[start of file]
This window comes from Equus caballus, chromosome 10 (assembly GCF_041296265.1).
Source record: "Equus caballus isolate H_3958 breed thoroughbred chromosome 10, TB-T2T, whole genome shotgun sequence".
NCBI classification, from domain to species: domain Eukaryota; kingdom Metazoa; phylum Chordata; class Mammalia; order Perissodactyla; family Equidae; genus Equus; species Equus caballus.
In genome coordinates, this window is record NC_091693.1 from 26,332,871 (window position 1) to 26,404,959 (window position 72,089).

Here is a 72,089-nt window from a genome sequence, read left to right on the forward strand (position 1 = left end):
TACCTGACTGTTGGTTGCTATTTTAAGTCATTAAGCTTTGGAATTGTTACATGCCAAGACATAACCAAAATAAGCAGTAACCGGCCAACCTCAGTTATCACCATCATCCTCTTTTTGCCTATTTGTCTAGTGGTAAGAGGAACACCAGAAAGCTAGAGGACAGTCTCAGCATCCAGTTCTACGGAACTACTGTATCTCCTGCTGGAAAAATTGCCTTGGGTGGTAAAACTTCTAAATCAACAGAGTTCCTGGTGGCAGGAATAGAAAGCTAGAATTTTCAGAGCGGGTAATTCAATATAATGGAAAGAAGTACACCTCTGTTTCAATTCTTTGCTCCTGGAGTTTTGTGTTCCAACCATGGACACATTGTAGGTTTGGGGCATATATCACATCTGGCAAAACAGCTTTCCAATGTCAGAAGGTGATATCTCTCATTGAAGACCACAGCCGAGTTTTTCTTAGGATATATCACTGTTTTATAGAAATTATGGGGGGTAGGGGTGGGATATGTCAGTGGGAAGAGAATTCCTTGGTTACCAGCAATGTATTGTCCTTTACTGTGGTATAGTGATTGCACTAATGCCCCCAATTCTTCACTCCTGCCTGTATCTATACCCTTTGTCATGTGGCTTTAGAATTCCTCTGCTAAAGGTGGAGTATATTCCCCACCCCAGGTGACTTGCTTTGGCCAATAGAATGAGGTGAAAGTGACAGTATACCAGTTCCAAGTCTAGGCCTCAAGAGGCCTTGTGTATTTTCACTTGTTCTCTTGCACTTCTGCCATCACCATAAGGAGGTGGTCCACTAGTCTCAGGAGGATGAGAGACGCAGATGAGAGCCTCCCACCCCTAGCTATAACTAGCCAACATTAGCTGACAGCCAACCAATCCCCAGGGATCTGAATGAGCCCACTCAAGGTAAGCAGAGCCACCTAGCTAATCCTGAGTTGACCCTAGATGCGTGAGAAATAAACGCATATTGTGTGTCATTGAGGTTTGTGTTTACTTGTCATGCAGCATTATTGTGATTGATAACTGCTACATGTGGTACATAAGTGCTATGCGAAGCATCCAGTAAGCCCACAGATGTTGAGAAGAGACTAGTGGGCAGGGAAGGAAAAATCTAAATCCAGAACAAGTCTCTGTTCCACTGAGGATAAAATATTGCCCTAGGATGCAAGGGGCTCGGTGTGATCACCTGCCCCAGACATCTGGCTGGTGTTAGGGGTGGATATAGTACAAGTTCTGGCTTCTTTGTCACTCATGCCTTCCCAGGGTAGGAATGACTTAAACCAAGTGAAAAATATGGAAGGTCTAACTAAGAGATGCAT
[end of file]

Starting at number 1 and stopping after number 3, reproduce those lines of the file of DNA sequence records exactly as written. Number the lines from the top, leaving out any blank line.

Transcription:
This window comes from Equus caballus, chromosome 10 (assembly GCF_041296265.1).
Source record: "Equus caballus isolate H_3958 breed thoroughbred chromosome 10, TB-T2T, whole genome shotgun sequence".
NCBI classification, from domain to species: domain Eukaryota; kingdom Metazoa; phylum Chordata; class Mammalia; order Perissodactyla; family Equidae; genus Equus; species Equus caballus.